A family of four at 100% of the poverty level makes $23,000 a year––at 133% it is $31,000 a year. What good will it do for a family making this kind of income to get a policy designed to pay 70% of costs? And, what good would that do taxpayers at a cost of $3,000 more than if these people were in Medicaid?

What would make sense is for these Republican governors to put up or shut up. They say if the feds give them block grants they can run their Medicaid programs far more efficiently.

So why can't they put a plan together that would cover everyone up to 133% of poverty and do it for the 95% of the original cost the feds were going to pay––leaving the state with no expansion cost?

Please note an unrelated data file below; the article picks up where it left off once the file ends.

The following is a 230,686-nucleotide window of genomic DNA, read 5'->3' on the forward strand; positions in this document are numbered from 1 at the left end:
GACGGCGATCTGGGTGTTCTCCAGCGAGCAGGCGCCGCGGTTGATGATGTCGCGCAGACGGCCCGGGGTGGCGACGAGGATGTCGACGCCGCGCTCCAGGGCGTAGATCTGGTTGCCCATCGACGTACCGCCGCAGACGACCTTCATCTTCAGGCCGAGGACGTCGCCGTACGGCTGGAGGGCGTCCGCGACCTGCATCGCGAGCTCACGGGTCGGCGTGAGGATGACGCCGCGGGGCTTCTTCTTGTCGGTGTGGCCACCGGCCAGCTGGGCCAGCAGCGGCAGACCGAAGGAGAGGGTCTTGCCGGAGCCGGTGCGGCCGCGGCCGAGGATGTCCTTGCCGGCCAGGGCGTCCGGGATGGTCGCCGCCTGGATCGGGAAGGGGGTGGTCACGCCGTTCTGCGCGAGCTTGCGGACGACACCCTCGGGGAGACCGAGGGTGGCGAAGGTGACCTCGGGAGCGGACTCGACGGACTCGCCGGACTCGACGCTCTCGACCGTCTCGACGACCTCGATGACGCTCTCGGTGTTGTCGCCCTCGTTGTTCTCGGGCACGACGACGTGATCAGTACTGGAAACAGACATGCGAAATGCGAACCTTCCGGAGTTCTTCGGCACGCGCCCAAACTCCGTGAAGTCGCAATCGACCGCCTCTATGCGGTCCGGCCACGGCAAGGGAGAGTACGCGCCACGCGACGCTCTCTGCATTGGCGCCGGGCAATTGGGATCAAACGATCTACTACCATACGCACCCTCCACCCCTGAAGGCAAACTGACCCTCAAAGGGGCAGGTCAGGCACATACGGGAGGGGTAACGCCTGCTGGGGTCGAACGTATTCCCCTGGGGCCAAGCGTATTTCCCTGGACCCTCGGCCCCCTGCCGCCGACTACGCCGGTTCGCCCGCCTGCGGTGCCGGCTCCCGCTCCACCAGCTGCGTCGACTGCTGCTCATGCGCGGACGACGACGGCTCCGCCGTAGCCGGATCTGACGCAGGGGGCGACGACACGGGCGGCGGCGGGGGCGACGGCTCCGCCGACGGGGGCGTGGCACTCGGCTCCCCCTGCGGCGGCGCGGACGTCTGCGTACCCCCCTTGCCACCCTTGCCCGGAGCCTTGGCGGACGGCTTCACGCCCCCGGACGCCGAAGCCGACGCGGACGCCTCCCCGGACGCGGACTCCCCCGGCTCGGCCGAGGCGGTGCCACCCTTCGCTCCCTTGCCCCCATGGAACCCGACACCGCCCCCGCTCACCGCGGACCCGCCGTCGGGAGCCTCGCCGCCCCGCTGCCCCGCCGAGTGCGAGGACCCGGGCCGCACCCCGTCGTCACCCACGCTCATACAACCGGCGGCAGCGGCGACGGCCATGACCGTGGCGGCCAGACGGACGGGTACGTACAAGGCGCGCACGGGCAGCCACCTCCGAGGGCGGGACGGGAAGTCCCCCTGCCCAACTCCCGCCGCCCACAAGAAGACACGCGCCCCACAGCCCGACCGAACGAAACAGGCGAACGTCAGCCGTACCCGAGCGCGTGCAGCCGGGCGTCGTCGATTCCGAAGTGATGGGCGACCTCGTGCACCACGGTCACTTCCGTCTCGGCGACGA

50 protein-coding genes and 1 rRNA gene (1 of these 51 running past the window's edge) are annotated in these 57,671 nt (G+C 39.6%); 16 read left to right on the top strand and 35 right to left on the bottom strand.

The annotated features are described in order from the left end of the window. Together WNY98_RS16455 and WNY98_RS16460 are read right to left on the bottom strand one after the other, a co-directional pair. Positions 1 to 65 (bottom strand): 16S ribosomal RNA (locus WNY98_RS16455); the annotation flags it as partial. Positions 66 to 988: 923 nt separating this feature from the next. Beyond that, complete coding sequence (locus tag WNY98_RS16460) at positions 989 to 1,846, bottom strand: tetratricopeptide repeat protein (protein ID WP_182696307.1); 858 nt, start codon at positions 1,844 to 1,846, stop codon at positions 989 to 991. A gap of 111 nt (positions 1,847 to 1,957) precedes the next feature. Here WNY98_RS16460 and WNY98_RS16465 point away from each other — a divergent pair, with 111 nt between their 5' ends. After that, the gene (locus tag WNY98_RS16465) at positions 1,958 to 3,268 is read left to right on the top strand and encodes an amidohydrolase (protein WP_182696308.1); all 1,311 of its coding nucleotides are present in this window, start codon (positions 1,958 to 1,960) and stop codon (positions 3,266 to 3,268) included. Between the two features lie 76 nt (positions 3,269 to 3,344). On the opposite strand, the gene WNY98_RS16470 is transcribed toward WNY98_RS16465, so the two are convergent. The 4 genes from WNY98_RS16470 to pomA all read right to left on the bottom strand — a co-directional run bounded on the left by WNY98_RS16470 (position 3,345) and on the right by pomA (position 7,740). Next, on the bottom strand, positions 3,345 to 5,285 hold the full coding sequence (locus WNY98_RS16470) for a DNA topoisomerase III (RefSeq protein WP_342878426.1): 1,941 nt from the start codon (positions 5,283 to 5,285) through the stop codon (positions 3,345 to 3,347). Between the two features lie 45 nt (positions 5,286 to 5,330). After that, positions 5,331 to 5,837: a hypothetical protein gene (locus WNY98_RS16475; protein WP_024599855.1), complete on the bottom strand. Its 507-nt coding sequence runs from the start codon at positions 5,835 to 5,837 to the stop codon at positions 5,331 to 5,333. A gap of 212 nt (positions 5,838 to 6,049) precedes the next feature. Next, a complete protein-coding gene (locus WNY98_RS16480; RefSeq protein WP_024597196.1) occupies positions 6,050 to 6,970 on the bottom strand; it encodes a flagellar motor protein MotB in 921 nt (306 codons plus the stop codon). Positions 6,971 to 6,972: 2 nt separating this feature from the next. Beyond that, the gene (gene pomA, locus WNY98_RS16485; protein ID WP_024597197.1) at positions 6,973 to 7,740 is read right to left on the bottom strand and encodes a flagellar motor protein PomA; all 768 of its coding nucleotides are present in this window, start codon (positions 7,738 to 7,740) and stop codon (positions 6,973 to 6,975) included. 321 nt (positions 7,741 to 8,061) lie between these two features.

These Republican governors don't believe their better way can't save just 5% of their Medicaid costs?

The Supreme Court ruling on Medicare could be catalyst for enormous experimentation and competition between the states with Democratic governors taking the traditional Medicaid approach within the ACA, while any number of Republican governors got the block grant and the flexibility they have been calling for to launch a variety of state experiments in health care delivery for the poor.

Why have these Republican governors so quickly lost their confidence that they can do a better job if only the feds would just give them the money and let them do it their way?